By Jess Decina
During their spring break, nine juniors from Westminster Choir College (WCC) traveled to the Bahamas in a medley of music education and performance. But while they were there, they faced an interesting identity crisis.
Kate Campe, a music education major and Adrian Archer, a sacred music major and WCC’s only Bahamian student, planned the trip independently. Since they did not travel through the college, they had to be careful where they could use the school’s namesake, Campe said.
“If we were going to do concerts down there, we couldn’t say ‘Westminster,’” she said. “We were ‘Adrian’s friends who happen to go to the same school as him.’”
Despite the copyright glitch, the students spent four days singing and serving different areas in the Bahamas.
“It’s something I really wanted to happen,” Campe said. “I really wanted to do something good for the school.”
Archer’s connection to the islands was a huge asset to the trip. According to Campe, he “knows everyone and everyone knows him.”
“It was really this big dream of his to create a fellowship between Westminster and the people of the Bahamas,” she said. “A lot of people know him, but they don’t know what he’s doing here.”
After settling into the islands on their first day, the students spent an afternoon at The Ranfulry Home for Children, an orphanage in Nassau. For Sara Noble, a voice performance major, the visit to the orphanage was a saddening experience.
“It was really unsettling,” she said. “I wanted to take everything I had and just give it to them.”
The students returned to the orphanage later in the week, and attempted to switch from individual time to a large group activity. But by the end of the day, many of the children became distracted, said Perri Sussman, a voice performance major.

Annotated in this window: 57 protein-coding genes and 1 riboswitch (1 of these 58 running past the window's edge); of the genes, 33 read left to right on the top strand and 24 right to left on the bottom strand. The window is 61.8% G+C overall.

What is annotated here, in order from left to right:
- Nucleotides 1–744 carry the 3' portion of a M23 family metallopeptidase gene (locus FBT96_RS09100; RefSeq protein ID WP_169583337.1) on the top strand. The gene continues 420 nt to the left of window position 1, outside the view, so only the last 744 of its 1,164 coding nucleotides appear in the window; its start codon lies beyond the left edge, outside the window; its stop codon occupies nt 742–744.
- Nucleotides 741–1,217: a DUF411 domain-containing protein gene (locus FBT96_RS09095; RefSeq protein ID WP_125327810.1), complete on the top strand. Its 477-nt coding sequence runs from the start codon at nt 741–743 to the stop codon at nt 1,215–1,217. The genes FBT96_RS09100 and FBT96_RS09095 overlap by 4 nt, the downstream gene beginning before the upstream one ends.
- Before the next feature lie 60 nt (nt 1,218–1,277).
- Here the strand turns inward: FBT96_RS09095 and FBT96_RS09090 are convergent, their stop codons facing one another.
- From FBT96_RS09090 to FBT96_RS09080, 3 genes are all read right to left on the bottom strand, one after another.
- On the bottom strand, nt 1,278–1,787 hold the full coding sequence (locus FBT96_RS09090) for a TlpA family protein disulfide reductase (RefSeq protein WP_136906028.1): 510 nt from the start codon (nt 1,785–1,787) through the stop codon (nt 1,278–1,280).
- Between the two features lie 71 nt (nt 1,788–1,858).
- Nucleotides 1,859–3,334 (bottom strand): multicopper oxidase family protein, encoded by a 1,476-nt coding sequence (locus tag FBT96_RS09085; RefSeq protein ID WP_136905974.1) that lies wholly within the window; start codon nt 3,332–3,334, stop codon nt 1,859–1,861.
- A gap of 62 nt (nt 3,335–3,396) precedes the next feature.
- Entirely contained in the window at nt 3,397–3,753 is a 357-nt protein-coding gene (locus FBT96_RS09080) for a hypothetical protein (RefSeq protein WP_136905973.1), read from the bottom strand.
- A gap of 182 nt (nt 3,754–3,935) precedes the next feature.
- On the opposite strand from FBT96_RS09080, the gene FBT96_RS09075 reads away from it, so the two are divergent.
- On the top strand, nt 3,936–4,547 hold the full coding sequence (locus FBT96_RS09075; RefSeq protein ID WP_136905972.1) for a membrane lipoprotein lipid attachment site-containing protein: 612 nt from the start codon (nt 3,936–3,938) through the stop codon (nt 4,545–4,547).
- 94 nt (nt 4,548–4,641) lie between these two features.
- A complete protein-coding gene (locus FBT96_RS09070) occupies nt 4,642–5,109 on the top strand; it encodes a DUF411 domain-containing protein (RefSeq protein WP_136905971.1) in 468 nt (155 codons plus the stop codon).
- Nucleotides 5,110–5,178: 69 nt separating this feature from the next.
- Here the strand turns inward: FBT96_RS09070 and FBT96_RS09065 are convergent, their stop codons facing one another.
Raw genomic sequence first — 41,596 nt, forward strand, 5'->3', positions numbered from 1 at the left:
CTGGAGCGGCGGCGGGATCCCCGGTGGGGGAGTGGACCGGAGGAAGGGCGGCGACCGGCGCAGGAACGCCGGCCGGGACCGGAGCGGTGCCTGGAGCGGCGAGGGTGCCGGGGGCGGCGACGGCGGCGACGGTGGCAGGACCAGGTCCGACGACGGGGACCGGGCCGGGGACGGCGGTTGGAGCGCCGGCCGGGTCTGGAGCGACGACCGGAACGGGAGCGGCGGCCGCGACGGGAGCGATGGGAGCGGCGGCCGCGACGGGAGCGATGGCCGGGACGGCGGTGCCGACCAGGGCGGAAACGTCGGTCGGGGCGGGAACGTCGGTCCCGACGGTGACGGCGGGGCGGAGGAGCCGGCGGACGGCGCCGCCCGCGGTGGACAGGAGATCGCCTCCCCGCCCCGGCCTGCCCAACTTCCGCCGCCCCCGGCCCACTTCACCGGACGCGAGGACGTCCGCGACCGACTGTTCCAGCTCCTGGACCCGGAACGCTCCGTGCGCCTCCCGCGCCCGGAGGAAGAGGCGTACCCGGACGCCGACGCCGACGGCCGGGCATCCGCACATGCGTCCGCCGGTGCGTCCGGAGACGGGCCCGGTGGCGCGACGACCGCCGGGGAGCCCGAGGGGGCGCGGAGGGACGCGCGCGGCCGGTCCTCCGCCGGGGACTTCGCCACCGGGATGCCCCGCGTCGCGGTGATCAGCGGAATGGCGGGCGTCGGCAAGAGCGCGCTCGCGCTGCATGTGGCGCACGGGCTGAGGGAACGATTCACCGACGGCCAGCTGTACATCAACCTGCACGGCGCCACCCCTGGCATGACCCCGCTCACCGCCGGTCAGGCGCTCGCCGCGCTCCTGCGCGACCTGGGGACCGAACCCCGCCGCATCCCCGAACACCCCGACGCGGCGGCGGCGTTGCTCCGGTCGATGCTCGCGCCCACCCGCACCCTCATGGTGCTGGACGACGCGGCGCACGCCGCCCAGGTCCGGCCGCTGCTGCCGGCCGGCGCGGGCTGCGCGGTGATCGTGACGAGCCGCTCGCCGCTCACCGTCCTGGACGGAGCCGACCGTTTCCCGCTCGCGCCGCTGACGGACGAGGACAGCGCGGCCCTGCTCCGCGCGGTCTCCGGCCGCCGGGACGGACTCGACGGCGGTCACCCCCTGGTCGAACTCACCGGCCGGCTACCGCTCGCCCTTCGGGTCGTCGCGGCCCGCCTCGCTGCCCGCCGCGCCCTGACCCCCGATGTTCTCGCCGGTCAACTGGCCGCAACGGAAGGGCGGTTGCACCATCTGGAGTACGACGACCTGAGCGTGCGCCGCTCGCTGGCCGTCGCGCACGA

“There were some who were into it, and others were not,” she said. “It was chaotic by the end.”
Still, Sussman and others were grateful for the experience. It was especially difficult for Campe to leave the orphanage behind on her second visit.
“Leaving the first time I could say, ‘I’ll be back.’ This time I couldn’t,” she said. “But we all did what we could.”
Another stop on the trip was to St. John’s Primary School, where the group spent an entire day teaching music to children ranging from kindergarten to seventh grade. Campe and Dan Colgan, both music education majors, were ecstatic.
“[I hope] I can walk into a classroom and have my kids say, ‘Whoohoo! Music time!’” she said. “They were all just absolutely jumping for it.”
Afterward, the students traveled to the College of the Bahamas, where they watched a rehearsal with the college’s community choir.
“In the Bahamas, everybody sings,” Colgan said. “They have community choirs up the wazoo.”
The students departed the Bahamas on Saturday, March 18, but snowstorms in the Northeastern United States diverted their flight to Miami. What started as the group’s “Bahama-vention” quickly became its “Miami-vention,” Campe said jokingly.
“All nine of us became very close, closer than we expected,” she said. “We all decided, ‘If I had to get stranded anywhere with eight people, it would be with you guys.’”
Although they’ve been settled into school for three weeks, the trip is still a vivid memory for the students. When the stress of classes catches up with Noble, she often pictures herself back on the islands, she said.
“It wasn’t like we saved the world, but for those four days it felt like it,” she said.